Straight From the Sixties: What Conservatives Owe the Decade They Hate

The politics of the Gingrich revolution of the
nineties are locked in a strange obsession with the politics they purport to
repeal—the politics of the late sixties. House Majority Leader Dick Armey,
Republican of Texas, forthrightly set out the conventional loathing: "To me
all the problems began in the sixties." But the troops of the New Right are
far more nourished by the sixties than they appreciate. The sixties provide the
right both an evil to extirpate and a libertarian ethic to emulate.

In the words of Speaker Newt Gingrich, Ph.D., American history breaks in
half in the sixties. During the years 1607 through 1965, Gingrich said not long
after assuming the leadership of the House, "There is a core pattern to
American history. Here's how we did it until the Great Society messed everything
up: don't work, don't eat; your salvation is spiritual; the government by
definition can't save you; governments are into maintenance and all good reforms
are into transformation." Then came the deluge, Gingrich continued: "From
1965 to 1994, we did strange and weird things as a country. Now we're done with
that and we have to recover. The counterculture is a momentary aberration in
American history that will be looked back upon as a quaint period of Bohemianism
brought to the national elite"—the notorious "counterculture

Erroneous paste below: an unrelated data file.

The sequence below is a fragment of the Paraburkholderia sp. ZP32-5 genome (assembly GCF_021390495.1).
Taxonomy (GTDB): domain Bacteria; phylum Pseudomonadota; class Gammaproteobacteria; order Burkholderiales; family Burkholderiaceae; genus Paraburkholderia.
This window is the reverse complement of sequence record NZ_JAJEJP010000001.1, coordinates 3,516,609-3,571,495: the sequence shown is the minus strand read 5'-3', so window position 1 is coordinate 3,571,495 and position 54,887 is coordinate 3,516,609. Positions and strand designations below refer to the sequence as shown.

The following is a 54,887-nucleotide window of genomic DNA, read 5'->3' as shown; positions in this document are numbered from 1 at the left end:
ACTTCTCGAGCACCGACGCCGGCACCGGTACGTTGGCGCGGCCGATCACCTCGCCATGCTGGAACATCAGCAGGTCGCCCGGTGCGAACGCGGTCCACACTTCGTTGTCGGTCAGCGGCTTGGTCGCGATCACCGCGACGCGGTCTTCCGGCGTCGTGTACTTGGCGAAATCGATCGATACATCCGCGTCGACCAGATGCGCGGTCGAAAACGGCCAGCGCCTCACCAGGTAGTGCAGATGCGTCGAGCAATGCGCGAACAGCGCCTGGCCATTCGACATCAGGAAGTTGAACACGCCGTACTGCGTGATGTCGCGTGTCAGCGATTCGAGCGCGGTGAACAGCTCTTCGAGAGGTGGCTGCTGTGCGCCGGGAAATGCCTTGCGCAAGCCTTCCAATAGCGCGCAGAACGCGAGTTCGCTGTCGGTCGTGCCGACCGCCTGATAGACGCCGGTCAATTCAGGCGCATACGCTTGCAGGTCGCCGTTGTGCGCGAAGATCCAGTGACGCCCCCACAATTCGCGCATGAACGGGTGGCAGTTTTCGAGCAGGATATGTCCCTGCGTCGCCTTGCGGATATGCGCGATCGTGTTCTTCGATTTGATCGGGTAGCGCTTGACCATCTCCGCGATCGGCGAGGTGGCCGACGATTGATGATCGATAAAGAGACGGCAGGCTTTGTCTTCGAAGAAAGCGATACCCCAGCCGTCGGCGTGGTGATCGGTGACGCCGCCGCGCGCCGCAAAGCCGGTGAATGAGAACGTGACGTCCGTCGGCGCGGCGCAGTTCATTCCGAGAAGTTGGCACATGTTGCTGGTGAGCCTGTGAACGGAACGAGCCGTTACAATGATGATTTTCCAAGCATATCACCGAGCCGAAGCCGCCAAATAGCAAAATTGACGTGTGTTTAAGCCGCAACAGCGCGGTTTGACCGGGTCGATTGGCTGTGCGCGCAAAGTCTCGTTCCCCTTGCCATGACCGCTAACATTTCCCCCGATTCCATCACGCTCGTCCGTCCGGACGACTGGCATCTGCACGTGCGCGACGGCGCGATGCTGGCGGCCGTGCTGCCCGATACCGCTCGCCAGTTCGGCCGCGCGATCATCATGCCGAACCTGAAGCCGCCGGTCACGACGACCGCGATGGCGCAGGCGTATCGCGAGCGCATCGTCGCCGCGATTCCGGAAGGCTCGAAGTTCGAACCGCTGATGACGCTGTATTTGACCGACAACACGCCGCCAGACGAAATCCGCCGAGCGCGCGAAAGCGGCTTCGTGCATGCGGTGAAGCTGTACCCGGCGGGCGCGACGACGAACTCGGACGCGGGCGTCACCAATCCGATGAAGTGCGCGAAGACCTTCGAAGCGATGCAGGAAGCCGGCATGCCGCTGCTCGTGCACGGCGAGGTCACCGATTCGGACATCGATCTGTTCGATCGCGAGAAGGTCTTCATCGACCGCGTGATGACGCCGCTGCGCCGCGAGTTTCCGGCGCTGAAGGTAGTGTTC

McGoverniks," an elite who "taught self-indulgent, aristocratic values
without realizing that if an entire society engaged in the indulgences of an
elite few, you could tear the society to shreds."

How odd it is that the mythic sixties remain a subject for active love and
loathing may be illustrated by contrast. In the sixties, no one was pressed to
take a position on the thirties. Few ran for office either vindicating the
thirties or proposing to repeal them. Unforgiving Roosevelt-haters were quaint,
not powerful. (In the fifties, some of the McCarthyite right did of course
campaign against the communist strand of the thirties, but even they did not
reject the New Deal tout court.) When, in 1964, Barry Goldwater so much
as intimated that Social Security might be expendable, his campaign exploded.
During that sinful decade, not even Marilyn Quayle, who properly reminded the